Although modern cognitive neuropsychology has developed sophisticated tests in order to assess the different cognitive functions, most studies of cognitive impairment in patients with carotid disease used simple Mini-Mental-State Examination (MMSE) as a routine cognitive measure [27]. Others used more extensive neuropsychological instruments in order to analyze cognitive domains [16, 24].

The Mini-Mental State Examination (MMSE) remains the most commonly applied screening test in clinical practice. It includes five cognitive domains (with a maximum score of 30 points); however it does not contain much capacity to test frontal/executive or visuospatial functions. Another problem with MMSE is its low sensitivity in detecting subtle, early-phase cognitive changes so it is not recommended for screening for MCI [28, 29]. Patients with discrete decline of cognitive status (such as patients with carotid disease) often find tasks involved in MMSE insultingly simple.

Neuropsychological testing with standardized cognitive tests is time consuming and difficult to implement in busy clinical settings; therefore some more recent studies of cognitive functioning in patients with carotid disease successfully used Montreal Cognitive Assessment (MoCA) as a simple and brief screening tool with high sensitivity for subtle cognitive impairment [2931]. The MoCA is a 30-point test involving eight cognitive domains in which results below cut-off score indicate cognitive impairment. A workshop group of NIH and Canadian Stroke Consortium proposed the selected MoCA subtests, including a 5-word immediate and delayed memory test, a 6-item orientation task, and a 1-letter phonemic fluency test (the letter F), for a routine use in a five-minute protocol aiming to assess individuals with possible vascular cognitive impairment [32].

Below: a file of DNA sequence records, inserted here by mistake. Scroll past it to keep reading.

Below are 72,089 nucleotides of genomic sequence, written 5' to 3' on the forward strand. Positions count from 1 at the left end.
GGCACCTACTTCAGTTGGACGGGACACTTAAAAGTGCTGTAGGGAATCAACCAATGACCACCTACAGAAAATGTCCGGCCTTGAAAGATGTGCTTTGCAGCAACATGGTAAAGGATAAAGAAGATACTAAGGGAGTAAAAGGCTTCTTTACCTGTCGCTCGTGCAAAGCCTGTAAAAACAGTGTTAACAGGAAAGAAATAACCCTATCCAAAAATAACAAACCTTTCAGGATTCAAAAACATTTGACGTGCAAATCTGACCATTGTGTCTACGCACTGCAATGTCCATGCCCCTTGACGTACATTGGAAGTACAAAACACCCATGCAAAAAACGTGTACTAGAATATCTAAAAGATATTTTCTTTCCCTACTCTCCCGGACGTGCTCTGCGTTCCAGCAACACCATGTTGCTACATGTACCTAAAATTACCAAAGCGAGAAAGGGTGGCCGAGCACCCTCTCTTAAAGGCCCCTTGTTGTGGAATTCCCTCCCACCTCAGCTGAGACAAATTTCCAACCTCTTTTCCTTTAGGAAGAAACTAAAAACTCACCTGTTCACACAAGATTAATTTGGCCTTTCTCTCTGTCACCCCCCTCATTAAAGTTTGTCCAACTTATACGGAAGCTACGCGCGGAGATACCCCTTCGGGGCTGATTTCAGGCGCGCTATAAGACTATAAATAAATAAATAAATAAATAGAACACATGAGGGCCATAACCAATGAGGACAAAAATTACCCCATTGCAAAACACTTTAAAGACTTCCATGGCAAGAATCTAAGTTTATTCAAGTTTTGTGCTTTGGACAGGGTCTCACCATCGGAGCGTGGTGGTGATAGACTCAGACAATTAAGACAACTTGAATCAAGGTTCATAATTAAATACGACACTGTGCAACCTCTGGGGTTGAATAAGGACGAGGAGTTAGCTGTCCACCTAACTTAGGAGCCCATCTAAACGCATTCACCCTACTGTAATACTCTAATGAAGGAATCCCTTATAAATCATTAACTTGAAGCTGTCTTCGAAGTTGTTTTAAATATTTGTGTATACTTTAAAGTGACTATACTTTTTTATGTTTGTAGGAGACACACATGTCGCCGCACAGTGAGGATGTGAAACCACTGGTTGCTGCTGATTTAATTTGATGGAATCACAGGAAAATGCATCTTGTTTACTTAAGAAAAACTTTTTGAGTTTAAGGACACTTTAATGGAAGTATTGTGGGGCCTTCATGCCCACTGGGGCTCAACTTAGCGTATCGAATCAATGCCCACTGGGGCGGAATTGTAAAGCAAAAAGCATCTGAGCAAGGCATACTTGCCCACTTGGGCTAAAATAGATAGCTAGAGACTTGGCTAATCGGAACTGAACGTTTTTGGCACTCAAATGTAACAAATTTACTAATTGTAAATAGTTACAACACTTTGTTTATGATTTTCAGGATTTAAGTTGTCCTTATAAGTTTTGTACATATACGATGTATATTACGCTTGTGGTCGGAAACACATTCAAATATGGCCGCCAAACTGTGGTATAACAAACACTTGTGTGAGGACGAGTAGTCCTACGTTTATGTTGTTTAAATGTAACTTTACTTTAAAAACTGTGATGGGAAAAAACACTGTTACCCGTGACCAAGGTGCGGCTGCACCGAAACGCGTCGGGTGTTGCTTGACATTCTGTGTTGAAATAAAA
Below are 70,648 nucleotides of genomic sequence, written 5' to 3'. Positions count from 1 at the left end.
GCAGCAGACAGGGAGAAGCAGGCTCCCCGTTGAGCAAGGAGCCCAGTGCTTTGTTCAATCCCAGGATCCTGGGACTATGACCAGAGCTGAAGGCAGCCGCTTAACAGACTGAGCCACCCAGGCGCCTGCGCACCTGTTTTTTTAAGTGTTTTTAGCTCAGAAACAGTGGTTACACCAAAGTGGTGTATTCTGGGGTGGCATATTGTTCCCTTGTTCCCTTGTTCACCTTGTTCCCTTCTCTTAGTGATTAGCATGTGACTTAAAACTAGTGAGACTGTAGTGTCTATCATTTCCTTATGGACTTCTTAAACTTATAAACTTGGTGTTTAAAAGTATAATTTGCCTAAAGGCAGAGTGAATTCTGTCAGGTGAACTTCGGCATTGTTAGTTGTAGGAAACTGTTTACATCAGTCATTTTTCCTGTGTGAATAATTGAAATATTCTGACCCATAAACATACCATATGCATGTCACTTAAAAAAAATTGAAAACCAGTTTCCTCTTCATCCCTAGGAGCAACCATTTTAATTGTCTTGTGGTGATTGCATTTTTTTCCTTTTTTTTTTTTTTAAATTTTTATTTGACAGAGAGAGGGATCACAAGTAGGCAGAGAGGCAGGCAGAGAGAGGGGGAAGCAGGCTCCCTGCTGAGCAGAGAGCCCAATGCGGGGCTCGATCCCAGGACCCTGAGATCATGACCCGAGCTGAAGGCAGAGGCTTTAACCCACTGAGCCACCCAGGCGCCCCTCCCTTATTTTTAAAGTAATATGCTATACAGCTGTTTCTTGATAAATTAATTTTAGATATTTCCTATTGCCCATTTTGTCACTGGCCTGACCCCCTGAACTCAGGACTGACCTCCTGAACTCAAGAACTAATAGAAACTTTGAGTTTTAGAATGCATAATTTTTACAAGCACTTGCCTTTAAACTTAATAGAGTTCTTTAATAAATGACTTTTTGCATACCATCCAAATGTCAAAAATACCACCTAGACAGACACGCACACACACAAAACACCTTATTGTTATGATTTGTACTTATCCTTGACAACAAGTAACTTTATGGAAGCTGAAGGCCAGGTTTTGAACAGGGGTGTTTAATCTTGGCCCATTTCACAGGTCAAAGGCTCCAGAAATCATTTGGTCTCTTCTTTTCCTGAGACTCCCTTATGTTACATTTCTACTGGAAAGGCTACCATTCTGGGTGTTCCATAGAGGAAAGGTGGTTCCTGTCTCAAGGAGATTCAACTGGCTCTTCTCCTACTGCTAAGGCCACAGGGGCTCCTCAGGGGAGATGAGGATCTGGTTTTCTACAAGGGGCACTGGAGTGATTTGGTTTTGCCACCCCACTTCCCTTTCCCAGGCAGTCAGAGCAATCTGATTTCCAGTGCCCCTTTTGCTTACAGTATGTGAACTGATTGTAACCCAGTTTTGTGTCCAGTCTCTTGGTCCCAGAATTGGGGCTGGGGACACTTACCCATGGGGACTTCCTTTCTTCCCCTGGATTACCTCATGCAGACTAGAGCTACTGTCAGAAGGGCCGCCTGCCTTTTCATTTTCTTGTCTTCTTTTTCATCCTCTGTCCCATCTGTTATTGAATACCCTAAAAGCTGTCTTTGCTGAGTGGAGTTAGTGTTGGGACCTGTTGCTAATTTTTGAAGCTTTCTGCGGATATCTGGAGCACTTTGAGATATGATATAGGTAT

Due to the lack of inclusion of frontal lobe tests in commonly applied MMSE, it appears that MoCA could be recommended as more appropriate tool for the assessment of cognitive changes in patients with carotid stenosis. Although the aim of routinely used screening tests is to detect the presence of cognitive impairment and not to distinguish between its causes, patients with predominantly vascular etiology of subtle cognitive impairment and probable significant frontal lobe pathology could be tested more accurately using MoCA as it contains both subtests with executive function and with memory.